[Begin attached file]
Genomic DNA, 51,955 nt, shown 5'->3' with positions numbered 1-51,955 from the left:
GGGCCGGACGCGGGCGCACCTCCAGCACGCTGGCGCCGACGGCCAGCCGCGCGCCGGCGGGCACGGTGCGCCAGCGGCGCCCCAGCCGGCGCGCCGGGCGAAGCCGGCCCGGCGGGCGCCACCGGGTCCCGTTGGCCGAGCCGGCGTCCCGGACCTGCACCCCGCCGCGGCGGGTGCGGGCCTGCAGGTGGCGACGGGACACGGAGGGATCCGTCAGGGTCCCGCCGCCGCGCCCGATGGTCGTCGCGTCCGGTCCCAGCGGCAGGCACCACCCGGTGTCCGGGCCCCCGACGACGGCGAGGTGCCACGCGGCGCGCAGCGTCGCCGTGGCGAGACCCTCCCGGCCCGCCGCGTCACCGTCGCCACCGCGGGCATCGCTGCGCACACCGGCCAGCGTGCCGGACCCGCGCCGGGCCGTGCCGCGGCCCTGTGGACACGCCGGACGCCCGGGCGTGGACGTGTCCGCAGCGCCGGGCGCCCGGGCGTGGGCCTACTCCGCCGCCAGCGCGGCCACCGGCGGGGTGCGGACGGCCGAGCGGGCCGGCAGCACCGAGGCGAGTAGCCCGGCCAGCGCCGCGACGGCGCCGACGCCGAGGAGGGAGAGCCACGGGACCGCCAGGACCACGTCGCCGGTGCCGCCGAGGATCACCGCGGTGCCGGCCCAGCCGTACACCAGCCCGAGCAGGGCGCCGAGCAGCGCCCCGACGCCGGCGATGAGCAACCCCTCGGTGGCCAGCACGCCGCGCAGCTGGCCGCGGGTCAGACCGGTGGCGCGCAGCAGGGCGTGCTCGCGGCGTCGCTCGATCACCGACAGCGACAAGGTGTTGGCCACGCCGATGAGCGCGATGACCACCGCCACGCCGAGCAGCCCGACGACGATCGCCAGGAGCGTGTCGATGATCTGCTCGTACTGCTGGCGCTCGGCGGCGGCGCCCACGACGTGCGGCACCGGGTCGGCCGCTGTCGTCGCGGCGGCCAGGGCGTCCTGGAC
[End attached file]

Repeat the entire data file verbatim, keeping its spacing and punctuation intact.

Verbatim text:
Genomic DNA, 51,955 nt, shown 5'->3' with positions numbered 1-51,955 from the left:
GGGCCGGACGCGGGCGCACCTCCAGCACGCTGGCGCCGACGGCCAGCCGCGCGCCGGCGGGCACGGTGCGCCAGCGGCGCCCCAGCCGGCGCGCCGGGCGAAGCCGGCCCGGCGGGCGCCACCGGGTCCCGTTGGCCGAGCCGGCGTCCCGGACCTGCACCCCGCCGCGGCGGGTGCGGGCCTGCAGGTGGCGACGGGACACGGAGGGATCCGTCAGGGTCCCGCCGCCGCGCCCGATGGTCGTCGCGTCCGGTCCCAGCGGCAGGCACCACCCGGTGTCCGGGCCCCCGACGACGGCGAGGTGCCACGCGGCGCGCAGCGTCGCCGTGGCGAGACCCTCCCGGCCCGCCGCGTCACCGTCGCCACCGCGGGCATCGCTGCGCACACCGGCCAGCGTGCCGGACCCGCGCCGGGCCGTGCCGCGGCCCTGTGGACACGCCGGACGCCCGGGCGTGGACGTGTCCGCAGCGCCGGGCGCCCGGGCGTGGGCCTACTCCGCCGCCAGCGCGGCCACCGGCGGGGTGCGGACGGCCGAGCGGGCCGGCAGCACCGAGGCGAGTAGCCCGGCCAGCGCCGCGACGGCGCCGACGCCGAGGAGGGAGAGCCACGGGACCGCCAGGACCACGTCGCCGGTGCCGCCGAGGATCACCGCGGTGCCGGCCCAGCCGTACACCAGCCCGAGCAGGGCGCCGAGCAGCGCCCCGACGCCGGCGATGAGCAACCCCTCGGTGGCCAGCACGCCGCGCAGCTGGCCGCGGGTCAGACCGGTGGCGCGCAGCAGGGCGTGCTCGCGGCGTCGCTCGATCACCGACAGCGACAAGGTGTTGGCCACGCCGATGAGCGCGATGACCACCGCCACGCCGAGCAGCCCGACGACGATCGCCAGGAGCGTGTCGATGATCTGCTCGTACTGCTGGCGCTCGGCGGCGGCGCCCACGACGTGCGGCACCGGGTCGGCCGCTGTCGTCGCGGCGGCCAGGGCGTCCTGGAC